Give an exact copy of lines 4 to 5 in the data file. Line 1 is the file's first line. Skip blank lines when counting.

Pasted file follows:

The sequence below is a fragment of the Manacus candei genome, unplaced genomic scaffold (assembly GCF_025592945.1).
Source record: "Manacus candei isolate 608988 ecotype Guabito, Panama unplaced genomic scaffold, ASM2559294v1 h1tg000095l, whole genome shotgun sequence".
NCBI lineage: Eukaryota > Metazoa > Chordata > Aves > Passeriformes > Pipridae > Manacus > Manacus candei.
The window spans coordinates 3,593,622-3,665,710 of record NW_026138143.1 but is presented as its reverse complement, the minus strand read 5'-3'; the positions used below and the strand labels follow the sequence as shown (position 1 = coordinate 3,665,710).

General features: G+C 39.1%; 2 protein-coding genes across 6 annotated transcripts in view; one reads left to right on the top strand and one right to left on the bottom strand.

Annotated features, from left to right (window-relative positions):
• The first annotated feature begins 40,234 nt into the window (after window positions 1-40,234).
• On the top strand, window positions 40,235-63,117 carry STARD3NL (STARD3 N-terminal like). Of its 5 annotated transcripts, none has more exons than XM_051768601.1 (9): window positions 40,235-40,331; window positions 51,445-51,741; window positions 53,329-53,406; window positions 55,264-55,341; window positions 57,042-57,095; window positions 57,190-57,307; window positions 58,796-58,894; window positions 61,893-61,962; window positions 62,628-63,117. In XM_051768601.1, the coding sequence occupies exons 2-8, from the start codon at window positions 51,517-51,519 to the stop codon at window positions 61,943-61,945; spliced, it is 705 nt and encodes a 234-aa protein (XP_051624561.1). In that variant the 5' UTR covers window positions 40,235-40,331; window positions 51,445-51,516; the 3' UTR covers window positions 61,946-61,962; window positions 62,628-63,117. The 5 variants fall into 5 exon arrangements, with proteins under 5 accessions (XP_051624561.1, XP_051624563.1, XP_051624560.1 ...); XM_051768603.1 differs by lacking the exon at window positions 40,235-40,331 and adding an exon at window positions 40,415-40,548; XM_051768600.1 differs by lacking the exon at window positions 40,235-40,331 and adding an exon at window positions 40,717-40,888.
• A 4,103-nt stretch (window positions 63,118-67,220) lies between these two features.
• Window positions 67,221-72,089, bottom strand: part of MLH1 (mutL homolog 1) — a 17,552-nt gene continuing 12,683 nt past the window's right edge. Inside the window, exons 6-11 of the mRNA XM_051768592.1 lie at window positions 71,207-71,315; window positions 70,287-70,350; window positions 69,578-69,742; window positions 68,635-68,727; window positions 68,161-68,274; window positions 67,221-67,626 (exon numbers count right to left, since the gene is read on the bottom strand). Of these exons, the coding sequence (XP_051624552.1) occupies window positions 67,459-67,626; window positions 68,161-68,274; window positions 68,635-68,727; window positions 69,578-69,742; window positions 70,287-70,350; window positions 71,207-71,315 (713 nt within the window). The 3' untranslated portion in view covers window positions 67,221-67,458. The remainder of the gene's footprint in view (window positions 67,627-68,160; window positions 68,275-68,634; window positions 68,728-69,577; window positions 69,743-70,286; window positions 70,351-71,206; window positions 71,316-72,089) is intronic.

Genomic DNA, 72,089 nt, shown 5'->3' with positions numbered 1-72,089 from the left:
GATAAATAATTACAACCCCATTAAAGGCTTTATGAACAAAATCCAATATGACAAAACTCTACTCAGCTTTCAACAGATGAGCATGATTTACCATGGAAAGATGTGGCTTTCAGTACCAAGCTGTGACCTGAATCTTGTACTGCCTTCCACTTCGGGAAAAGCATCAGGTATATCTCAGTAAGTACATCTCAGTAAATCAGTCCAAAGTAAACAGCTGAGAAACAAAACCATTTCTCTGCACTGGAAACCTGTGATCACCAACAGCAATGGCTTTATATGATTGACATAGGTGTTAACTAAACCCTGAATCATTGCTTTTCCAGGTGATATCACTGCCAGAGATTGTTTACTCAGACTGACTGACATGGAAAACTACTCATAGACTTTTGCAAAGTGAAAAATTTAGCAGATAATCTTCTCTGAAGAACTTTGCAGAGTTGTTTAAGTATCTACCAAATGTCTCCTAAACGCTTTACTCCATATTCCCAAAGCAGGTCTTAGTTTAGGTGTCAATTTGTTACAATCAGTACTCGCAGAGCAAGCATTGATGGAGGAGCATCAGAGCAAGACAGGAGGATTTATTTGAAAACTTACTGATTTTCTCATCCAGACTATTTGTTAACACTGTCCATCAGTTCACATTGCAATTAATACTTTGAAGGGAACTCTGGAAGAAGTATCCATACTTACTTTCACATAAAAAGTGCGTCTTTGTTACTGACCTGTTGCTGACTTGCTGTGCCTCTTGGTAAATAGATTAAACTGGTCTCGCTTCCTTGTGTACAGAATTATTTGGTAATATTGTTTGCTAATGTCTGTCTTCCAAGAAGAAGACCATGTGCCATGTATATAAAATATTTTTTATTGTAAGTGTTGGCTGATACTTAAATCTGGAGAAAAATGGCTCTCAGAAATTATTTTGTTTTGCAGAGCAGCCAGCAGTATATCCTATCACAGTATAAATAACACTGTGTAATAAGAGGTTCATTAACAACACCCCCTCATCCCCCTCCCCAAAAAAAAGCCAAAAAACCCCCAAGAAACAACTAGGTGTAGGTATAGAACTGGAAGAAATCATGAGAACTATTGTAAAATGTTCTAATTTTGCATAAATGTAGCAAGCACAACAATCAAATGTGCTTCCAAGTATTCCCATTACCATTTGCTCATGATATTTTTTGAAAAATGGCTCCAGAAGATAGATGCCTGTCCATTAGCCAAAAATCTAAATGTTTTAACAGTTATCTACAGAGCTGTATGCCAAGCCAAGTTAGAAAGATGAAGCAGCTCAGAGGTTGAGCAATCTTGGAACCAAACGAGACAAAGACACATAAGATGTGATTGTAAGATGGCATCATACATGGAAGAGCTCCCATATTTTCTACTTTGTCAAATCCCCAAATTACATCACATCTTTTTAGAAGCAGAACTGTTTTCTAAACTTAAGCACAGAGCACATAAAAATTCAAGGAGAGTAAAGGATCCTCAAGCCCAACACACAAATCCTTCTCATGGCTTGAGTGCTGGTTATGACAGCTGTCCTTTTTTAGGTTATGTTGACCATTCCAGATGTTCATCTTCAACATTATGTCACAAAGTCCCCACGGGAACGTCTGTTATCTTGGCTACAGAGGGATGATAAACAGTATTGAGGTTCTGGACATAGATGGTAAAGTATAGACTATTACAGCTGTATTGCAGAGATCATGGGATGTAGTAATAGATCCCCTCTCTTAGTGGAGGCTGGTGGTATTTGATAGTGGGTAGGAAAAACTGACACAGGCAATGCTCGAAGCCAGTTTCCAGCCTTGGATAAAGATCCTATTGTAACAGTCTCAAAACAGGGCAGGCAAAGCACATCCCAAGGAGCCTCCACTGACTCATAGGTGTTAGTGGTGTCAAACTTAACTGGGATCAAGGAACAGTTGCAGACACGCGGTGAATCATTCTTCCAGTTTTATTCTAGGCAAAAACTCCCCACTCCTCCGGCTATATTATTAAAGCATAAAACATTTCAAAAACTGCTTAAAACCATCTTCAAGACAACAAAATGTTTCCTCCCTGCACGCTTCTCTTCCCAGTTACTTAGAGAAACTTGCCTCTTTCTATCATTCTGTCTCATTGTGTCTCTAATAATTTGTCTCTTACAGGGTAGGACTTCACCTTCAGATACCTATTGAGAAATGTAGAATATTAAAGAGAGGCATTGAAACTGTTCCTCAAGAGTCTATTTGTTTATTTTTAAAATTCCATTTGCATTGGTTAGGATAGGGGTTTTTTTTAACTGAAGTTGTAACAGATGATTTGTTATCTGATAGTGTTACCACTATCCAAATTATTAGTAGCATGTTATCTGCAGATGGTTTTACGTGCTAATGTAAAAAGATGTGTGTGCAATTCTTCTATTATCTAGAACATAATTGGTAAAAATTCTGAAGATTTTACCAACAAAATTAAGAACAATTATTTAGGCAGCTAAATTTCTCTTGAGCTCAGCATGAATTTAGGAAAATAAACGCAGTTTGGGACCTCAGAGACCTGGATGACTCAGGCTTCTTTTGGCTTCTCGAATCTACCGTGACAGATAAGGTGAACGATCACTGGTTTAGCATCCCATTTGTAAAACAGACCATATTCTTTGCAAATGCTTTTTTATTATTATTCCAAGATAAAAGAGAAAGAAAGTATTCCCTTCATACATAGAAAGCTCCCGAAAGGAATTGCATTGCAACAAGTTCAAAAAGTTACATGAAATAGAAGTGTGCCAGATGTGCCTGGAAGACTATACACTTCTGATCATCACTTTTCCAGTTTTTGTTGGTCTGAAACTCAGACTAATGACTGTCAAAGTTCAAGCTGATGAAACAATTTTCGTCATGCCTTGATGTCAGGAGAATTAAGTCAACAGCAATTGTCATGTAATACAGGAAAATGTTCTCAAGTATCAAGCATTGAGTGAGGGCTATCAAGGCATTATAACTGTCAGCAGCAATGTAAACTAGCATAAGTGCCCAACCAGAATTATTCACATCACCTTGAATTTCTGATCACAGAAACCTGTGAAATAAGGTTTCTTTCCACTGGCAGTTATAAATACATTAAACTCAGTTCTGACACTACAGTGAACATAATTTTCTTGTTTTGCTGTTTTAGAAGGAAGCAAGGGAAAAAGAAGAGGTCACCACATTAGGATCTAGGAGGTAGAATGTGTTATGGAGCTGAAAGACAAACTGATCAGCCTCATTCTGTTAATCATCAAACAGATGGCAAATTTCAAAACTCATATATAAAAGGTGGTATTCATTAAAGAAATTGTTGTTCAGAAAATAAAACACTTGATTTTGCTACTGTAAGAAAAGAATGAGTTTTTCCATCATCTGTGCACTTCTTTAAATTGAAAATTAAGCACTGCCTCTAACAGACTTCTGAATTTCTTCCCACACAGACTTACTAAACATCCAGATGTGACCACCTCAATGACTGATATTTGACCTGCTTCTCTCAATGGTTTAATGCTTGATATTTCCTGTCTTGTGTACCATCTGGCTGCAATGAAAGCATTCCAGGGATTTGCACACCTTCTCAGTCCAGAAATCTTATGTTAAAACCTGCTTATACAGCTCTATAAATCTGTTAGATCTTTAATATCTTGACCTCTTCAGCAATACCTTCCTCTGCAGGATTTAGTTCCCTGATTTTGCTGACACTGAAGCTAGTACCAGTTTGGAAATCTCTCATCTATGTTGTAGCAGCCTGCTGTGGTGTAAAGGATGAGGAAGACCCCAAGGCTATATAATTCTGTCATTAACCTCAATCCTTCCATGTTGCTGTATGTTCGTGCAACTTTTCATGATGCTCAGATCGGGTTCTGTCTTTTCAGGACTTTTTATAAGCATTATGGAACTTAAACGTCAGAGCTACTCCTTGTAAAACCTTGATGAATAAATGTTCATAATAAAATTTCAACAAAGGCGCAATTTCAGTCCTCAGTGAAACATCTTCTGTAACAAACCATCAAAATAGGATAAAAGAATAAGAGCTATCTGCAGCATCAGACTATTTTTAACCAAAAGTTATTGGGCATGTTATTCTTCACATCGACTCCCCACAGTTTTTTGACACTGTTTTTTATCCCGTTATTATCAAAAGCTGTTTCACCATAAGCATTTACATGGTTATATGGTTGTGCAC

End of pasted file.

The window spans coordinates 3,593,622-3,665,710 of record NW_026138143.1 but is presented as its reverse complement, the minus strand read 5'-3'; the positions used below and the strand labels follow the sequence as shown (position 1 = coordinate 3,665,710).

General features: G+C 39.1%; 2 protein-coding genes across 6 annotated transcripts in view; one reads left to right on the top strand and one right to left on the bottom strand.